This calculator will give you the possible
offspring coat colors and their probabilities when given the parents
coat color and pattern information. For a gray sire or dam, you must
enter what color the horse was before
it went gray as well
as check the box labeled gray to the right of your color selection.
Calculation accuracy of
the offspring color possibilities and probabilities can be greatly increased when providing the color genetics
of the sire and dam.
Q: Where is the color Brown?
A: Brown (and I'm not referring to Seal Brown) is a somewhat ambiguous term used to identify a
number of horse coat colors but most often refers to a dark variation
of Bay. As the genetics behind the variations of the Bay base color
become more understood, we will try to make changes to the calculator
that will incorporate these variations. But for now, selecting Bay
for the color brown will give you the most accurate calculations.
However, colors such as liver chestnut or even smoky black are sometimes
misidentified as brown. In which case Bay would obviously not be
the correct selection.
Q: How do I select Gray for my Sire or Dam?
A: The Gray gene causes the progressive loss of pigment throughout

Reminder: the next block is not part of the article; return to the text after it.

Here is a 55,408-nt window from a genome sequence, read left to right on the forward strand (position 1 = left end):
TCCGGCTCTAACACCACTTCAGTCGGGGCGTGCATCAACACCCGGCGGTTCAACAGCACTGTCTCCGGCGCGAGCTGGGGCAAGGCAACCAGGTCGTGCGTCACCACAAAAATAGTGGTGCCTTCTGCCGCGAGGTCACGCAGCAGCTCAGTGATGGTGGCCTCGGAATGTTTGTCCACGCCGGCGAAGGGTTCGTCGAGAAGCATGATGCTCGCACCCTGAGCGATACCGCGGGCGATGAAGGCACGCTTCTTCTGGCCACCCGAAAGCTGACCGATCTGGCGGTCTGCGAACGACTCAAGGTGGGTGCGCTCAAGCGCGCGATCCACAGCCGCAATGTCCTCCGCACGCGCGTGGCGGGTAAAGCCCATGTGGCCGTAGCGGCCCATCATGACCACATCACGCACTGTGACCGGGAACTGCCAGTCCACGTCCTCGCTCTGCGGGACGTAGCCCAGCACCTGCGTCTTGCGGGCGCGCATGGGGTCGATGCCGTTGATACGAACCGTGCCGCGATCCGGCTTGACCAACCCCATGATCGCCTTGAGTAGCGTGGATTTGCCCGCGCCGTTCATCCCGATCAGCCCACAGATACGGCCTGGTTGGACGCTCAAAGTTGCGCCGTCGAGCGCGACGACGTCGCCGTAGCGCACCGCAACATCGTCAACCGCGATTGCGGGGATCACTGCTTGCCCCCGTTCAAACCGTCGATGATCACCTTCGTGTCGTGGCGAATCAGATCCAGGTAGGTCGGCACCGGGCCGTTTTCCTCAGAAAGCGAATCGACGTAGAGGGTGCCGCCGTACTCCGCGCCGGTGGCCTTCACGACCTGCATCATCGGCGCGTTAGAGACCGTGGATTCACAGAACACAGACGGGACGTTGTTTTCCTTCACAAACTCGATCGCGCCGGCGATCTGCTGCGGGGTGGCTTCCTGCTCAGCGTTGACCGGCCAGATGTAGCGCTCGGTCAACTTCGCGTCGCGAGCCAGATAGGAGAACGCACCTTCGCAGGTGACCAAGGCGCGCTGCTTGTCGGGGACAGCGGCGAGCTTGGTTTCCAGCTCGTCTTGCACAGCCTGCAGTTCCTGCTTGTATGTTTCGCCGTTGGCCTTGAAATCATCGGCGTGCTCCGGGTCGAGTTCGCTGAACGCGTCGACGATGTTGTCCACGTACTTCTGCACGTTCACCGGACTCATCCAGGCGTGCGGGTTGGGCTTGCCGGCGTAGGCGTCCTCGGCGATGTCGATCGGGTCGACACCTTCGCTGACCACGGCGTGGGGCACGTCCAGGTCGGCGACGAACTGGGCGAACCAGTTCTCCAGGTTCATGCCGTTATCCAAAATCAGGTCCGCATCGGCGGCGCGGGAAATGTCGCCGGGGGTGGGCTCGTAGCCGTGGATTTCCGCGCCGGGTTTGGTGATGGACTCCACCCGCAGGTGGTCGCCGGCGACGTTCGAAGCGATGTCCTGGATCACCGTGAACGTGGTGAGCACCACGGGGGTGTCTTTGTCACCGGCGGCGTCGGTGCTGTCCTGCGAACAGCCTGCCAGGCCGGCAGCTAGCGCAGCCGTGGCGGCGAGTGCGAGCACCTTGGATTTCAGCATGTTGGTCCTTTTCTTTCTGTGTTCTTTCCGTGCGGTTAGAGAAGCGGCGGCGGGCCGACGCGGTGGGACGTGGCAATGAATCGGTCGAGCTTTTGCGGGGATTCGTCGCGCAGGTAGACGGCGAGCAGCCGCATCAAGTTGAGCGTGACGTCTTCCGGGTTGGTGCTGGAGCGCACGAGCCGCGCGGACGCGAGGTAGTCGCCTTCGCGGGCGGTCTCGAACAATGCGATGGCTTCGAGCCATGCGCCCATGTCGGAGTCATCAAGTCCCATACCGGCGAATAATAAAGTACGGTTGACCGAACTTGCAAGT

the horses coat and will affect any color horse. Even though the
horse is gray, it still has all the genetics of the color it was
before going gray. To determine the possible offspring colors that
the gray horse can produce, it is necessary to know what color the
horse was before going gray. To select Gray on the calculator, you
must enter the color and pattern of the horse before going gray
and check the box labeled "Gray".
Q: Where is Chocolate? Where is Taffy?
A: Some horse colors are given different names depending
on the breed of horse or what region of the world the horse is in.
This is the case for Silver Blacks (a black horse with the
silver gene). The most widely accepted name for a silver black is
Silver Dapple but in the Rocky Mountain Horse breed, the color is
often referred to as Chocolate. In Australia, a Silver Black is
referred to as a Taffy. We like to refer to the color as Silver
Black since it best indicated the genetics of the color. A Chocolate Palomino is a dark palomino (a dark red horse with the cream gene) and does not involve the silver gene.
Tell us what you think of the coat calculator!